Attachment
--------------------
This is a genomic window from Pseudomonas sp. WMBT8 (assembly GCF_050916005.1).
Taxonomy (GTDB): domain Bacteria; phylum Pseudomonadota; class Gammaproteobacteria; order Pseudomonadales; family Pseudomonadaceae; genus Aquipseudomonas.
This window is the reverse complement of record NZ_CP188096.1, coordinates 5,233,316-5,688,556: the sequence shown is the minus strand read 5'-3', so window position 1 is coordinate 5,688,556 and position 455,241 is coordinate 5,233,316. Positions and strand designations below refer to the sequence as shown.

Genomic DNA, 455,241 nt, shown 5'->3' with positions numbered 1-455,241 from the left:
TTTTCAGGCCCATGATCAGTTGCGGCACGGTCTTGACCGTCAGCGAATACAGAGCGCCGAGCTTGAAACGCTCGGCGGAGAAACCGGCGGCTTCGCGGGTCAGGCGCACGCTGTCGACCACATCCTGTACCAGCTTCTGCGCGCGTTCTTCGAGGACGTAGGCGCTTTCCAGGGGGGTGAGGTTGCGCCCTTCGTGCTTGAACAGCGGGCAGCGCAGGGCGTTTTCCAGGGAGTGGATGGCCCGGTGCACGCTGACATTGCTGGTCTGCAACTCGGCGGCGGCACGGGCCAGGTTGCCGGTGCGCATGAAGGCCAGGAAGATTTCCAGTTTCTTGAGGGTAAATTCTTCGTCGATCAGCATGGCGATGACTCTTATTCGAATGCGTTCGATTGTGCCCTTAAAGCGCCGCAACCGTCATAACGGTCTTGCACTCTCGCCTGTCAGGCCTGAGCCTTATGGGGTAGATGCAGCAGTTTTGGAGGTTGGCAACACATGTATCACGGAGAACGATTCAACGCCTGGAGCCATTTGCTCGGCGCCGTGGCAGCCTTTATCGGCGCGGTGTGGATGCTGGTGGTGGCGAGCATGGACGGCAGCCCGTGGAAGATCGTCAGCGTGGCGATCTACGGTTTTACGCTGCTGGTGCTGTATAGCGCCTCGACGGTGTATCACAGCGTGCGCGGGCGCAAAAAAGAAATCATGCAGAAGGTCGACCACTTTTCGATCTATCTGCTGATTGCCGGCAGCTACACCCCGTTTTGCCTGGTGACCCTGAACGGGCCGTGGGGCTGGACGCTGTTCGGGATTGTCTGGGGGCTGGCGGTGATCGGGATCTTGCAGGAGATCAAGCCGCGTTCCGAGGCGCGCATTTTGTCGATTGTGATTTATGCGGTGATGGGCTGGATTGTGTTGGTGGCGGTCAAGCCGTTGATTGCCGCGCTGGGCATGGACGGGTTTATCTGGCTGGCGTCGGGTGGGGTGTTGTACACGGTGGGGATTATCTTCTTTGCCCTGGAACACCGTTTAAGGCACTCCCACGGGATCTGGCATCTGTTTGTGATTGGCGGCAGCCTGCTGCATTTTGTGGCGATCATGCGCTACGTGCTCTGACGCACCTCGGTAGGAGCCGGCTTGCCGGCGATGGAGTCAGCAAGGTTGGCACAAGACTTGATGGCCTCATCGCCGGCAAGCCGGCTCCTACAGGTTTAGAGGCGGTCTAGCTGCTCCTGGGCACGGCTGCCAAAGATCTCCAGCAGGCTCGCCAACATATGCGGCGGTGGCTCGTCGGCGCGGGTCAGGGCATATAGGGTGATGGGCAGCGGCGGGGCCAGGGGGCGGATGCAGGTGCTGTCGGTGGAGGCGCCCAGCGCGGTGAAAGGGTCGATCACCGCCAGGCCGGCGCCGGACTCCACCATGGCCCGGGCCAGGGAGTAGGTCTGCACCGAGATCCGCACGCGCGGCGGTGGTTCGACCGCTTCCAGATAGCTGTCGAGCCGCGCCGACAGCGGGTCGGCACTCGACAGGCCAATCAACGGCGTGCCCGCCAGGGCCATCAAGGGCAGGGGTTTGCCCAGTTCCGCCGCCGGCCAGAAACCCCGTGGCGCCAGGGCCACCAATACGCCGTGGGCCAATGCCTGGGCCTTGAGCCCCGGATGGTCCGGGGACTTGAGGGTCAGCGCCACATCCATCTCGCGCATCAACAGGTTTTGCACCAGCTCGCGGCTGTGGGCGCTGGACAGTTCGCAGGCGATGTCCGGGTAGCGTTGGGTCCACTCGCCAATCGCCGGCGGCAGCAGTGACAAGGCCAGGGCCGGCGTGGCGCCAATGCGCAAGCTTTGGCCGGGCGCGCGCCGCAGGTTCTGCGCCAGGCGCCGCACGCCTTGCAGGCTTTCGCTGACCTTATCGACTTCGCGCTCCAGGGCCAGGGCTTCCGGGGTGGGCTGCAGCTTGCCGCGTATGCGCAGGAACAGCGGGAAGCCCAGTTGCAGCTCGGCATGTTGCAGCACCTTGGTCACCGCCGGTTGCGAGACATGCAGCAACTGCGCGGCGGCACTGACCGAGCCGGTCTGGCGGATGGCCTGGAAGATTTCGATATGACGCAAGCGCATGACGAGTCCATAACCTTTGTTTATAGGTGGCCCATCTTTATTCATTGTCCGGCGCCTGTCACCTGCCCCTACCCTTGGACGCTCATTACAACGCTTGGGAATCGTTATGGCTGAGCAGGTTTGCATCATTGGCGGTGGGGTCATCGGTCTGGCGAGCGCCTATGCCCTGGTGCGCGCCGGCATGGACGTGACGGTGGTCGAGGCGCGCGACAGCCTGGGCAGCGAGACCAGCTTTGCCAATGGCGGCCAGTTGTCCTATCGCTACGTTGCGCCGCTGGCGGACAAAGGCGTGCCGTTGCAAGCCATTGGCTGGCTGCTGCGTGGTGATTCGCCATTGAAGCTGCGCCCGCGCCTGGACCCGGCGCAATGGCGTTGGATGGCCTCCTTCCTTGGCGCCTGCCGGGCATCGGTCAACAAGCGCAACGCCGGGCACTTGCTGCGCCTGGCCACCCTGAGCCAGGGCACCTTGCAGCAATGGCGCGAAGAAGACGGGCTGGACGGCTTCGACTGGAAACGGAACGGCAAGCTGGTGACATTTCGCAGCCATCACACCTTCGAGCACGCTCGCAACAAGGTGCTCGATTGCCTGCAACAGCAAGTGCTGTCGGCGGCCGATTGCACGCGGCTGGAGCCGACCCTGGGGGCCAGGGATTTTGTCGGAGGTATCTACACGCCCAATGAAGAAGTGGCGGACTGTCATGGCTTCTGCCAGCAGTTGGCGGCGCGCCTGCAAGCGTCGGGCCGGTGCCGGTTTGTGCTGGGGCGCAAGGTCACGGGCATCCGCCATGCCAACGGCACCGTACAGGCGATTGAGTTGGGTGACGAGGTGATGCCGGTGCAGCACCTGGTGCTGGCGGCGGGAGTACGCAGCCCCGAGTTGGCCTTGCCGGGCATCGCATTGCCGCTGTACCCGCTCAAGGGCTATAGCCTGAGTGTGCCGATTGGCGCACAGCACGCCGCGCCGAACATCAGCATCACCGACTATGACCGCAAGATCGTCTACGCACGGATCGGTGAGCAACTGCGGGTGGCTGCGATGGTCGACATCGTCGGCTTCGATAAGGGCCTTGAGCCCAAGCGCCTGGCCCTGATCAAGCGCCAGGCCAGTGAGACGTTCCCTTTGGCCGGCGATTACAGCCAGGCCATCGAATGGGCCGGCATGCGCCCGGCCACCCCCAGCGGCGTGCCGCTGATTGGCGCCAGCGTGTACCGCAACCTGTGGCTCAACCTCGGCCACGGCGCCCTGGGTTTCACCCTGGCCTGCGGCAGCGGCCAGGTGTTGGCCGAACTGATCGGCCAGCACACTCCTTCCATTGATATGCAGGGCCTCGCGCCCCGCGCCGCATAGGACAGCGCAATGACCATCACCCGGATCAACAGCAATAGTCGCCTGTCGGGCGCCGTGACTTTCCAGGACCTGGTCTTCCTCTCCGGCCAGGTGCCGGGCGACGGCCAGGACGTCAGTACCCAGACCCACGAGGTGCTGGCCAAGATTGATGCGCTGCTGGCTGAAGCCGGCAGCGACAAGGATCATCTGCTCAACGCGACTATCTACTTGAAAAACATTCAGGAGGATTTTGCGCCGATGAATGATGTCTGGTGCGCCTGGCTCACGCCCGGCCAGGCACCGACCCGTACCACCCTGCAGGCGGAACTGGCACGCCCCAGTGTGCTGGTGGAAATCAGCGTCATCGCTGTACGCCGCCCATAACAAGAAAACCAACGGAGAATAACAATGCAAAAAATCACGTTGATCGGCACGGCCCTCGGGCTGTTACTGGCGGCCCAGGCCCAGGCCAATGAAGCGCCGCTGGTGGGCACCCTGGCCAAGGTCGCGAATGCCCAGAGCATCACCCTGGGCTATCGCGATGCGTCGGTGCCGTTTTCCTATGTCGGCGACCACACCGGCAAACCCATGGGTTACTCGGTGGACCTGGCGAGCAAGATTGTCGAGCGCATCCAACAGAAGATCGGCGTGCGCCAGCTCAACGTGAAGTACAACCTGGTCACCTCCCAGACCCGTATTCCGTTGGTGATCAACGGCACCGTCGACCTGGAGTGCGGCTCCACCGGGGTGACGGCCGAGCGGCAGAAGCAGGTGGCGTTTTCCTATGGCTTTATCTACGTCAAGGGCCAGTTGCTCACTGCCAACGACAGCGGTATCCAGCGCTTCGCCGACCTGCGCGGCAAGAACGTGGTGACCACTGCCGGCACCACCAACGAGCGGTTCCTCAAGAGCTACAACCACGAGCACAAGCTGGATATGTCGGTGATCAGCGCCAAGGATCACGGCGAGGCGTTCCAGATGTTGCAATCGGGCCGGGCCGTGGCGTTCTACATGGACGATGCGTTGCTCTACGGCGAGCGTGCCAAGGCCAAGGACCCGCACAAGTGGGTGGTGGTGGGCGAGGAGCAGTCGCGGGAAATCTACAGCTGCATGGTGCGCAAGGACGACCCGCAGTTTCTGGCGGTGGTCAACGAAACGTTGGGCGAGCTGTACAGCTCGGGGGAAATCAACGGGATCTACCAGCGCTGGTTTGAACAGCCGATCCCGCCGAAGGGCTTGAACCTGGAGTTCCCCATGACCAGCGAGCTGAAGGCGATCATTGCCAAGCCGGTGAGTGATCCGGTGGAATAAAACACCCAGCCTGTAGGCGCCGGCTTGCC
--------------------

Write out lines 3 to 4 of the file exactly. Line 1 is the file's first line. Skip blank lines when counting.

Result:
This window is the reverse complement of record NZ_CP188096.1, coordinates 5,233,316-5,688,556: the sequence shown is the minus strand read 5'-3', so window position 1 is coordinate 5,688,556 and position 455,241 is coordinate 5,233,316. Positions and strand designations below refer to the sequence as shown.

Genomic DNA, 455,241 nt, shown 5'->3' with positions numbered 1-455,241 from the left: